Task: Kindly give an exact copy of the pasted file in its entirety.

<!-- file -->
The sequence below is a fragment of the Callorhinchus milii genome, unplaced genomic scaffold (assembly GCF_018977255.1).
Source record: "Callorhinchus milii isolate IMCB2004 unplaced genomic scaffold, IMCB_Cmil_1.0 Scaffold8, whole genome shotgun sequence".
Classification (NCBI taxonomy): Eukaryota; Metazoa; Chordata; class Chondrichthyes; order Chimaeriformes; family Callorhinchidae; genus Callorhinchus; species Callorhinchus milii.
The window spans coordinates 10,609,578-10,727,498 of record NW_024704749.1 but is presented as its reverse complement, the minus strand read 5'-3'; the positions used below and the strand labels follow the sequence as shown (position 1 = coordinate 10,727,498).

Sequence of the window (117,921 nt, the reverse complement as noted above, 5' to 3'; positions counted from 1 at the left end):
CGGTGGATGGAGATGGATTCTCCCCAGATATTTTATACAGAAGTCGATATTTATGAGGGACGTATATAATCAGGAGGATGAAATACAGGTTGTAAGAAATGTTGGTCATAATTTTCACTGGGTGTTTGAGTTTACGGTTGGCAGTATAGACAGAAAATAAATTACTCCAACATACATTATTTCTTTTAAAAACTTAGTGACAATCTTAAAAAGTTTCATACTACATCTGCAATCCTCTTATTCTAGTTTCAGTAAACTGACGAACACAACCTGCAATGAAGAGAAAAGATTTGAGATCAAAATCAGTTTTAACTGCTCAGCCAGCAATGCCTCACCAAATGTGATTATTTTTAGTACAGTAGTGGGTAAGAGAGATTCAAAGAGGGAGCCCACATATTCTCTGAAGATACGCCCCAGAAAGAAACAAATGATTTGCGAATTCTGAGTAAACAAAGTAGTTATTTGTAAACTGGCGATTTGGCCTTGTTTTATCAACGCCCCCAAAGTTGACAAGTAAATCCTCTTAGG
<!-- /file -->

The sequence below is a fragment of the Callorhinchus milii genome, unplaced genomic scaffold (assembly GCF_018977255.1).
Source record: "Callorhinchus milii isolate IMCB2004 unplaced genomic scaffold, IMCB_Cmil_1.0 Scaffold8, whole genome shotgun sequence".
Classification (NCBI taxonomy): Eukaryota; Metazoa; Chordata; class Chondrichthyes; order Chimaeriformes; family Callorhinchidae; genus Callorhinchus; species Callorhinchus milii.
The window spans coordinates 10,609,578-10,727,498 of record NW_024704749.1 but is presented as its reverse complement, the minus strand read 5'-3'; the positions used below and the strand labels follow the sequence as shown (position 1 = coordinate 10,727,498).

Sequence of the window (117,921 nt, the reverse complement as noted above, 5' to 3'; positions counted from 1 at the left end):
CGGTGGATGGAGATGGATTCTCCCCAGATATTTTATACAGAAGTCGATATTTATGAGGGACGTATATAATCAGGAGGATGAAATACAGGTTGTAAGAAATGTTGGTCATAATTTTCACTGGGTGTTTGAGTTTACGGTTGGCAGTATAGACAGAAAATAAATTACTCCAACATACATTATTTCTTTTAAAAACTTAGTGACAATCTTAAAAAGTTTCATACTACATCTGCAATCCTCTTATTCTAGTTTCAGTAAACTGACGAACACAACCTGCAATGAAGAGAAAAGATTTGAGATCAAAATCAGTTTTAACTGCTCAGCCAGCAATGCCTCACCAAATGTGATTATTTTTAGTACAGTAGTGGGTAAGAGAGATTCAAAGAGGGAGCCCACATATTCTCTGAAGATACGCCCCAGAAAGAAACAAATGATTTGCGAATTCTGAGTAAACAAAGTAGTTATTTGTAAACTGGCGATTTGGCCTTGTTTTATCAACGCCCCCAAAGTTGACAAGTAAATCCTCTTAGG